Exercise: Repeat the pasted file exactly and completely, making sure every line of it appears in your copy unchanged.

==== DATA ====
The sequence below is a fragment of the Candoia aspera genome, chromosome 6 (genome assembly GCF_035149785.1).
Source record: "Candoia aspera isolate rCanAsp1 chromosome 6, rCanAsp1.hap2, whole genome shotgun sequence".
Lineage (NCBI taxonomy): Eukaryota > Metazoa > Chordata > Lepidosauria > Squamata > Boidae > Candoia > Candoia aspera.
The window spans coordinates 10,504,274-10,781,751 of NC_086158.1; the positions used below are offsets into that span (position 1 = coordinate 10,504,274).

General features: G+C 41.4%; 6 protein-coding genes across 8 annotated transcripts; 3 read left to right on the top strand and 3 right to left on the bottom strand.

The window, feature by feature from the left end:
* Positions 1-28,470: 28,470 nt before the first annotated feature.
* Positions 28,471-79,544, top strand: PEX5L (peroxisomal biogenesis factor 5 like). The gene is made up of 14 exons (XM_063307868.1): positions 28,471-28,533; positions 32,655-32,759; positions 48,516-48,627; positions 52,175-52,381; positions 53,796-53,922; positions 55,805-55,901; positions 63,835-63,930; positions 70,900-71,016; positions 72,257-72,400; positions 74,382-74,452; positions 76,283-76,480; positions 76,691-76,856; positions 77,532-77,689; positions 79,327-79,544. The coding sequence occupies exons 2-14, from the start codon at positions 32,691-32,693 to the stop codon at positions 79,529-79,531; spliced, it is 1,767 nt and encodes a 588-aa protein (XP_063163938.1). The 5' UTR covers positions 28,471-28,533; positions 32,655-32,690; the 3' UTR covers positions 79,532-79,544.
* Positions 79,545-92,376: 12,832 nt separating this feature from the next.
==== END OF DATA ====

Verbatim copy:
The sequence below is a fragment of the Candoia aspera genome, chromosome 6 (genome assembly GCF_035149785.1).
Source record: "Candoia aspera isolate rCanAsp1 chromosome 6, rCanAsp1.hap2, whole genome shotgun sequence".
Lineage (NCBI taxonomy): Eukaryota > Metazoa > Chordata > Lepidosauria > Squamata > Boidae > Candoia > Candoia aspera.
The window spans coordinates 10,504,274-10,781,751 of NC_086158.1; the positions used below are offsets into that span (position 1 = coordinate 10,504,274).

General features: G+C 41.4%; 6 protein-coding genes across 8 annotated transcripts; 3 read left to right on the top strand and 3 right to left on the bottom strand.

The window, feature by feature from the left end:
* Positions 1-28,470: 28,470 nt before the first annotated feature.
* Positions 28,471-79,544, top strand: PEX5L (peroxisomal biogenesis factor 5 like). The gene is made up of 14 exons (XM_063307868.1): positions 28,471-28,533; positions 32,655-32,759; positions 48,516-48,627; positions 52,175-52,381; positions 53,796-53,922; positions 55,805-55,901; positions 63,835-63,930; positions 70,900-71,016; positions 72,257-72,400; positions 74,382-74,452; positions 76,283-76,480; positions 76,691-76,856; positions 77,532-77,689; positions 79,327-79,544. The coding sequence occupies exons 2-14, from the start codon at positions 32,691-32,693 to the stop codon at positions 79,529-79,531; spliced, it is 1,767 nt and encodes a 588-aa protein (XP_063163938.1). The 5' UTR covers positions 28,471-28,533; positions 32,655-32,690; the 3' UTR covers positions 79,532-79,544.
* Positions 79,545-92,376: 12,832 nt separating this feature from the next.